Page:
"It's very important to understand the inter-connectedness and nexus of the various currently separated sectors," he explains.

"Cities have a governance that is based on the separation of these sectors - for example, the water management people do not talk to the waste management folks in the administration. A first step is to bring these different but inter-connected sectors closer together."

In a paper published in the journal City, Culture and Society back in 2017, Lehmann demonstrates how waste water that was polluting nearby creeks in a small town in the Philippines was successfully rerouted into a system producing biogas and fertiliser.

Not only did this approach clean up the local ecosystem, it also provided the town with a viable product to use in other economic activities.

So, how big could we go? Do we have the ability to become the Spaceborn Few overnight?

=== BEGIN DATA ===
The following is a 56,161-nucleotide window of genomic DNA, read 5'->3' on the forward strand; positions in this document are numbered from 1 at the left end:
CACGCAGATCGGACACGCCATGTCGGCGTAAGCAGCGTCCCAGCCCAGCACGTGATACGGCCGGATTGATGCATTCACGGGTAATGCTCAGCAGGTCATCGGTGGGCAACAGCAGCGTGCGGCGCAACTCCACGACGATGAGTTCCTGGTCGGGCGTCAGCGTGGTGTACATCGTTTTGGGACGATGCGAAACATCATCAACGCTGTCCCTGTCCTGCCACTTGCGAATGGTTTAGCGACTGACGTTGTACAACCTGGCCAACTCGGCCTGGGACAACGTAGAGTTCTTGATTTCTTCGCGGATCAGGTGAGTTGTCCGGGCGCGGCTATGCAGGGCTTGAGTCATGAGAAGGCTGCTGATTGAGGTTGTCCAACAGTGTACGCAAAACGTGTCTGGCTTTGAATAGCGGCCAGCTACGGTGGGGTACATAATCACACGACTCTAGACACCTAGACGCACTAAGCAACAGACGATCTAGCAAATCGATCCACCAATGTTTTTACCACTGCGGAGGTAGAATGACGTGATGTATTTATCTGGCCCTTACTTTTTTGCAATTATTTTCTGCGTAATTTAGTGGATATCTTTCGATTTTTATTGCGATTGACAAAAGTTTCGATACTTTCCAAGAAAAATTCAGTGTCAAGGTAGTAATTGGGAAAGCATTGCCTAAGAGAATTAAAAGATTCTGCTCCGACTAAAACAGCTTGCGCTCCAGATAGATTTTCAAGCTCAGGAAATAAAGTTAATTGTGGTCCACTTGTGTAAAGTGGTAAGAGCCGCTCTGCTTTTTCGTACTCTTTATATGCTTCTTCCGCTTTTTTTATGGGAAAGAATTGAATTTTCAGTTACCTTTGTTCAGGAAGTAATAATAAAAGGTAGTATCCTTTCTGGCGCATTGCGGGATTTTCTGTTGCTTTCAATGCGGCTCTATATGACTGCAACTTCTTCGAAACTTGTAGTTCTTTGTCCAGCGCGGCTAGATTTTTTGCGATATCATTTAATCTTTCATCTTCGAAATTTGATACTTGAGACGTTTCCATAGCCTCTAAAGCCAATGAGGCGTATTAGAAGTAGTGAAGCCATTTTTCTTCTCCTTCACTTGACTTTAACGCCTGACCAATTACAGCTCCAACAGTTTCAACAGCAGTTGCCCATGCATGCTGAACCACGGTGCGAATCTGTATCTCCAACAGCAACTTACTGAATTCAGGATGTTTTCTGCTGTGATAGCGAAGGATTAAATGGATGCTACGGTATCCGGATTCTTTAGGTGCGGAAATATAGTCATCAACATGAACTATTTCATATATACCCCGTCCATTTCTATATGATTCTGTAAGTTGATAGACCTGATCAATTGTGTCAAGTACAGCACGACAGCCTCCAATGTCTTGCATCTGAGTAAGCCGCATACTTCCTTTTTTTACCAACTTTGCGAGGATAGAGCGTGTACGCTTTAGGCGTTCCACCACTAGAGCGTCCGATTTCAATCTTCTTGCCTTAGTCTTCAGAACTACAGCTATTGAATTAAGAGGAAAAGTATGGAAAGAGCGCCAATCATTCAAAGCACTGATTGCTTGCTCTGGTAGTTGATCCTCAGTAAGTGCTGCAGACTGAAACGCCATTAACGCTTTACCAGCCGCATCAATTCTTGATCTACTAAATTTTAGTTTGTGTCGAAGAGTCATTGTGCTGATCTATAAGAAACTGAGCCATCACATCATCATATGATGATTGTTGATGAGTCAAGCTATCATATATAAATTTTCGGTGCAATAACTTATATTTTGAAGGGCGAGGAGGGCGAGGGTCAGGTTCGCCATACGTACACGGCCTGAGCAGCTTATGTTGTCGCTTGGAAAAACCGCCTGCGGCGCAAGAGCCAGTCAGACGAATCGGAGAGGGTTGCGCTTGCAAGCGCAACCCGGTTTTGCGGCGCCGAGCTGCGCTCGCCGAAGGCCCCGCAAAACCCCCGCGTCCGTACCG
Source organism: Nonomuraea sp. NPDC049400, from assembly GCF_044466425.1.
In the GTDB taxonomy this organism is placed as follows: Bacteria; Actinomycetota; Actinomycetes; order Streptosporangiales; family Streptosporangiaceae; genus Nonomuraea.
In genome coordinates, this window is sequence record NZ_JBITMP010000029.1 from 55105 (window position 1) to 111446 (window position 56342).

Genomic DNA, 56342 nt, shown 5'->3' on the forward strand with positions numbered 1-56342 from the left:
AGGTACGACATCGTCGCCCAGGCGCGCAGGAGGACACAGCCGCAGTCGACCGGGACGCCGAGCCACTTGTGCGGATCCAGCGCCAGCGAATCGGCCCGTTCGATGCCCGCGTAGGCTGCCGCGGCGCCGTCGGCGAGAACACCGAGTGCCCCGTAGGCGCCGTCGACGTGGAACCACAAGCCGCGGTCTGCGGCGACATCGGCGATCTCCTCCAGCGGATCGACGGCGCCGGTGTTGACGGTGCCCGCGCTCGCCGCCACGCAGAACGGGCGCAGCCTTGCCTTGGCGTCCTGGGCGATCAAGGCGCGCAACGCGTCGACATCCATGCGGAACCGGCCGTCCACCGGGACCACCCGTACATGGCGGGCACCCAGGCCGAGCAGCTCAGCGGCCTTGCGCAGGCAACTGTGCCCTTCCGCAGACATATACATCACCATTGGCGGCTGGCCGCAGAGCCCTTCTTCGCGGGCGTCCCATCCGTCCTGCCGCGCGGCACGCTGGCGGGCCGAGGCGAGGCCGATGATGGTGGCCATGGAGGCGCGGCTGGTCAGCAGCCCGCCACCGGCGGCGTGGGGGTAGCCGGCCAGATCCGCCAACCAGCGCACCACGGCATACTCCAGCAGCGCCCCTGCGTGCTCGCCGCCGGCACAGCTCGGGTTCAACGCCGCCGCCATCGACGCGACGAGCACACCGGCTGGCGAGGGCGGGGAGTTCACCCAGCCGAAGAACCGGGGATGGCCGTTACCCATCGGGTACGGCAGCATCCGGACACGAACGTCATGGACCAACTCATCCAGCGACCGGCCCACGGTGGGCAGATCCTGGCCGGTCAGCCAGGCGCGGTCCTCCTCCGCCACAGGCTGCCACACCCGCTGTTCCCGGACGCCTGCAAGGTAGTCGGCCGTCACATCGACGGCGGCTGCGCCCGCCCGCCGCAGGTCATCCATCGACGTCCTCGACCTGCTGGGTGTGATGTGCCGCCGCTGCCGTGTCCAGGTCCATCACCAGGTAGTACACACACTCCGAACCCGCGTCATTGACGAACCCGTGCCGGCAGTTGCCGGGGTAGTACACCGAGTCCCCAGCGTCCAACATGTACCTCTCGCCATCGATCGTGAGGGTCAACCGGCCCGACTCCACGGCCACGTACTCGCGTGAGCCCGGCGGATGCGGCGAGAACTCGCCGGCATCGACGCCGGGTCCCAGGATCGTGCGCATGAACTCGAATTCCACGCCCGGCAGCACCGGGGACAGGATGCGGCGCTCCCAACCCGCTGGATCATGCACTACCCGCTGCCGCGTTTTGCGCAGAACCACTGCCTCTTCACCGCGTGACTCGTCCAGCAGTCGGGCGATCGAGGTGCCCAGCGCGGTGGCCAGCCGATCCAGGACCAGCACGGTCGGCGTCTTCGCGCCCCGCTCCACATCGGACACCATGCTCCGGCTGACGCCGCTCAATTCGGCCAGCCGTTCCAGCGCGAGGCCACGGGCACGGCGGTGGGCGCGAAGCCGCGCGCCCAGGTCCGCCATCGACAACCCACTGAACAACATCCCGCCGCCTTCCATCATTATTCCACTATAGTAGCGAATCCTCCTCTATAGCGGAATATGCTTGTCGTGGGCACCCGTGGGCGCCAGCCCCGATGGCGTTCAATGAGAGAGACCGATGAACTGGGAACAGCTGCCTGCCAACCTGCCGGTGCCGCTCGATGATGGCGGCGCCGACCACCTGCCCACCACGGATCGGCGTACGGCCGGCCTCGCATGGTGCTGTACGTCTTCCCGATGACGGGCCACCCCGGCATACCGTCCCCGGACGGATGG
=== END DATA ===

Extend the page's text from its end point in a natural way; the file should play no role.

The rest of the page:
"It's impossible to achieve zero waste, or zero emissions, because there are laws of physics and chemistry that we need to follow," explains Anthony Halog, an ecology and bioeconomy researcher at the University of Queensland.

"But why do we bother doing it? I think in my opinion, it's better to be doing something. Moving towards that direction - towards zero waste and zero emissions."

Working towards a system where all of our stuff lasts longer, is repairable, and can be recycled at the end of its life would take a lot of effort and resources. As would changing our cities and industrial systems to interconnectedly use each other's waste.

"For a circular economy to be successful, it has to be holistic and systemic in approach," says Halog.

"Whether we talk about cities, we talk about products, we talk about countries, we need to really look at in a systemic way. Because otherwise it's just a Band-Aid approach."

But at this point, business as usual is a much worse option. Building and sustaining large-scale circular economies would at least give us a fighting chance - after all, Earth is just one big generational ship, complete with finite resources and a limited capacity to contain our waste.

Right now, it's the only one we have. And we're going to have to start reusing stuff much more efficiently, if we want our ship to last.